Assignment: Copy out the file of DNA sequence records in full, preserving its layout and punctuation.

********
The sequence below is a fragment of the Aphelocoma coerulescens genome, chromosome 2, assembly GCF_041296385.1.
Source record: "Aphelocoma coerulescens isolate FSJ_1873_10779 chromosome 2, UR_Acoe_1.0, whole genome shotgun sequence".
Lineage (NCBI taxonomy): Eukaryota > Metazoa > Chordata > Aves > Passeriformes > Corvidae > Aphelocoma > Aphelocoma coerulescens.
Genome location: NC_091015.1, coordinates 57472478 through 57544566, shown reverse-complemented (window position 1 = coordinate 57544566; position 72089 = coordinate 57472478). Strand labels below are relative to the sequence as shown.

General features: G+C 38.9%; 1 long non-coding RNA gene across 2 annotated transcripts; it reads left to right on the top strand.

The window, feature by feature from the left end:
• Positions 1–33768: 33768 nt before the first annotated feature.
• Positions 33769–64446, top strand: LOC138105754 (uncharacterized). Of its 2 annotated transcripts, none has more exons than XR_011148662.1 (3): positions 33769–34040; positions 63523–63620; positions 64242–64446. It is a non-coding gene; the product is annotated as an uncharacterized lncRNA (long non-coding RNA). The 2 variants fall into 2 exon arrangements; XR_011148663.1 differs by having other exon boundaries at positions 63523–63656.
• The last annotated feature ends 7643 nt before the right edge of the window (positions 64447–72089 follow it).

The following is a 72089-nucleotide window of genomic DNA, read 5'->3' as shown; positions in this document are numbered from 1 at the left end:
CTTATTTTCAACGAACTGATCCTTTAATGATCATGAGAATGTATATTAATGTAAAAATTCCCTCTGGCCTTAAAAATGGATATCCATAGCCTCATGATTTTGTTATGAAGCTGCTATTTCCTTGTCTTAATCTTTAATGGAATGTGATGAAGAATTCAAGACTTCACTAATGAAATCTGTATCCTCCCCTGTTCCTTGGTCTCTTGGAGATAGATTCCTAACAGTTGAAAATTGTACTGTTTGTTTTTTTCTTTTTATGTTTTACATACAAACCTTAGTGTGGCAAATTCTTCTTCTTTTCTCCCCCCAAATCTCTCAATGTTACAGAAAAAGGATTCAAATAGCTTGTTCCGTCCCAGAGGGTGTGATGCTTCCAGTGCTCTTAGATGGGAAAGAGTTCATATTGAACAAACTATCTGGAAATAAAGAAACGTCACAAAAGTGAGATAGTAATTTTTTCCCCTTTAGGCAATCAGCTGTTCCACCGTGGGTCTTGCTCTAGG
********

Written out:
The sequence below is a fragment of the Aphelocoma coerulescens genome, chromosome 2, assembly GCF_041296385.1.
Source record: "Aphelocoma coerulescens isolate FSJ_1873_10779 chromosome 2, UR_Acoe_1.0, whole genome shotgun sequence".
Lineage (NCBI taxonomy): Eukaryota > Metazoa > Chordata > Aves > Passeriformes > Corvidae > Aphelocoma > Aphelocoma coerulescens.
Genome location: NC_091015.1, coordinates 57472478 through 57544566, shown reverse-complemented (window position 1 = coordinate 57544566; position 72089 = coordinate 57472478). Strand labels below are relative to the sequence as shown.

General features: G+C 38.9%; 1 long non-coding RNA gene across 2 annotated transcripts; it reads left to right on the top strand.

The window, feature by feature from the left end:
• Positions 1–33768: 33768 nt before the first annotated feature.
• Positions 33769–64446, top strand: LOC138105754 (uncharacterized). Of its 2 annotated transcripts, none has more exons than XR_011148662.1 (3): positions 33769–34040; positions 63523–63620; positions 64242–64446. It is a non-coding gene; the product is annotated as an uncharacterized lncRNA (long non-coding RNA). The 2 variants fall into 2 exon arrangements; XR_011148663.1 differs by having other exon boundaries at positions 63523–63656.
• The last annotated feature ends 7643 nt before the right edge of the window (positions 64447–72089 follow it).

The following is a 72089-nucleotide window of genomic DNA, read 5'->3' as shown; positions in this document are numbered from 1 at the left end:
CTTATTTTCAACGAACTGATCCTTTAATGATCATGAGAATGTATATTAATGTAAAAATTCCCTCTGGCCTTAAAAATGGATATCCATAGCCTCATGATTTTGTTATGAAGCTGCTATTTCCTTGTCTTAATCTTTAATGGAATGTGATGAAGAATTCAAGACTTCACTAATGAAATCTGTATCCTCCCCTGTTCCTTGGTCTCTTGGAGATAGATTCCTAACAGTTGAAAATTGTACTGTTTGTTTTTTTCTTTTTATGTTTTACATACAAACCTTAGTGTGGCAAATTCTTCTTCTTTTCTCCCCCCAAATCTCTCAATGTTACAGAAAAAGGATTCAAATAGCTTGTTCCGTCCCAGAGGGTGTGATGCTTCCAGTGCTCTTAGATGGGAAAGAGTTCATATTGAACAAACTATCTGGAAATAAAGAAACGTCACAAAAGTGAGATAGTAATTTTTTCCCCTTTAGGCAATCAGCTGTTCCACCGTGGGTCTTGCTCTAGG